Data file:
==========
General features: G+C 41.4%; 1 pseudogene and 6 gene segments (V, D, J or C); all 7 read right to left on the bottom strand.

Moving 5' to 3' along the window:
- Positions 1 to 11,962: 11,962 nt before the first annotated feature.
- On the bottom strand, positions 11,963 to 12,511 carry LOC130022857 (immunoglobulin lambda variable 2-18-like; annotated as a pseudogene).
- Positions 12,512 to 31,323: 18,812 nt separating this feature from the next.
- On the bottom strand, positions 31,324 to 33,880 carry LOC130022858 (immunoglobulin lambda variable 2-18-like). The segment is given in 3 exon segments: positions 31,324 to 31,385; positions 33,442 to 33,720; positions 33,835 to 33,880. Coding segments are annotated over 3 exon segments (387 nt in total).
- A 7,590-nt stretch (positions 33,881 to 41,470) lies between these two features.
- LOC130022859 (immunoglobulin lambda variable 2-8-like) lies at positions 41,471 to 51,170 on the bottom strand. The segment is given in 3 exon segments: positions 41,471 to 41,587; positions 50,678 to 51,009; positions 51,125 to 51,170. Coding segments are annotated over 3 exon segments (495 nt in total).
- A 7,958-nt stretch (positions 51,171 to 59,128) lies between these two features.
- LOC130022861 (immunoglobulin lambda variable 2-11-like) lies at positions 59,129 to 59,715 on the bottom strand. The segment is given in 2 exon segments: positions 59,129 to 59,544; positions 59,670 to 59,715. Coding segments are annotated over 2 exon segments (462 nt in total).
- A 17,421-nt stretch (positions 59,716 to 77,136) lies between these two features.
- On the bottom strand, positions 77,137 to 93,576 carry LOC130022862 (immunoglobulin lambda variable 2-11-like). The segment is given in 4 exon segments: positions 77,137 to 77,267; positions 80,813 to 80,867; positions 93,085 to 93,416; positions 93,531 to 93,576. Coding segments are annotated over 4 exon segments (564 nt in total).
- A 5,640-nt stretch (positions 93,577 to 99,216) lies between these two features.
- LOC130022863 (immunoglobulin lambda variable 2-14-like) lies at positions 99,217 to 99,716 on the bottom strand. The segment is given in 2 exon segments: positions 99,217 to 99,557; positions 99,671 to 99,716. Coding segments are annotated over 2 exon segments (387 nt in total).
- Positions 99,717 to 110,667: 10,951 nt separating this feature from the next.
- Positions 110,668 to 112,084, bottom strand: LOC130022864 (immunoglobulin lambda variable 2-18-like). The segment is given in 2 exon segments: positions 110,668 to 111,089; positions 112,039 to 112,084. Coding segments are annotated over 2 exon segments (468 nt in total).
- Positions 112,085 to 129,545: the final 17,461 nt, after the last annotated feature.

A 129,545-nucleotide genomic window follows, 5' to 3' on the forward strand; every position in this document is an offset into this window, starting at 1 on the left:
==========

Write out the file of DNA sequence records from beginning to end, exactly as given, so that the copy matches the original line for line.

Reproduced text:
General features: G+C 41.4%; 1 pseudogene and 6 gene segments (V, D, J or C); all 7 read right to left on the bottom strand.

Moving 5' to 3' along the window:
- Positions 1 to 11,962: 11,962 nt before the first annotated feature.
- On the bottom strand, positions 11,963 to 12,511 carry LOC130022857 (immunoglobulin lambda variable 2-18-like; annotated as a pseudogene).
- Positions 12,512 to 31,323: 18,812 nt separating this feature from the next.
- On the bottom strand, positions 31,324 to 33,880 carry LOC130022858 (immunoglobulin lambda variable 2-18-like). The segment is given in 3 exon segments: positions 31,324 to 31,385; positions 33,442 to 33,720; positions 33,835 to 33,880. Coding segments are annotated over 3 exon segments (387 nt in total).
- A 7,590-nt stretch (positions 33,881 to 41,470) lies between these two features.
- LOC130022859 (immunoglobulin lambda variable 2-8-like) lies at positions 41,471 to 51,170 on the bottom strand. The segment is given in 3 exon segments: positions 41,471 to 41,587; positions 50,678 to 51,009; positions 51,125 to 51,170. Coding segments are annotated over 3 exon segments (495 nt in total).
- A 7,958-nt stretch (positions 51,171 to 59,128) lies between these two features.
- LOC130022861 (immunoglobulin lambda variable 2-11-like) lies at positions 59,129 to 59,715 on the bottom strand. The segment is given in 2 exon segments: positions 59,129 to 59,544; positions 59,670 to 59,715. Coding segments are annotated over 2 exon segments (462 nt in total).
- A 17,421-nt stretch (positions 59,716 to 77,136) lies between these two features.
- On the bottom strand, positions 77,137 to 93,576 carry LOC130022862 (immunoglobulin lambda variable 2-11-like). The segment is given in 4 exon segments: positions 77,137 to 77,267; positions 80,813 to 80,867; positions 93,085 to 93,416; positions 93,531 to 93,576. Coding segments are annotated over 4 exon segments (564 nt in total).
- A 5,640-nt stretch (positions 93,577 to 99,216) lies between these two features.
- LOC130022863 (immunoglobulin lambda variable 2-14-like) lies at positions 99,217 to 99,716 on the bottom strand. The segment is given in 2 exon segments: positions 99,217 to 99,557; positions 99,671 to 99,716. Coding segments are annotated over 2 exon segments (387 nt in total).
- Positions 99,717 to 110,667: 10,951 nt separating this feature from the next.
- Positions 110,668 to 112,084, bottom strand: LOC130022864 (immunoglobulin lambda variable 2-18-like). The segment is given in 2 exon segments: positions 110,668 to 111,089; positions 112,039 to 112,084. Coding segments are annotated over 2 exon segments (468 nt in total).
- Positions 112,085 to 129,545: the final 17,461 nt, after the last annotated feature.

A 129,545-nucleotide genomic window follows, 5' to 3' on the forward strand; every position in this document is an offset into this window, starting at 1 on the left: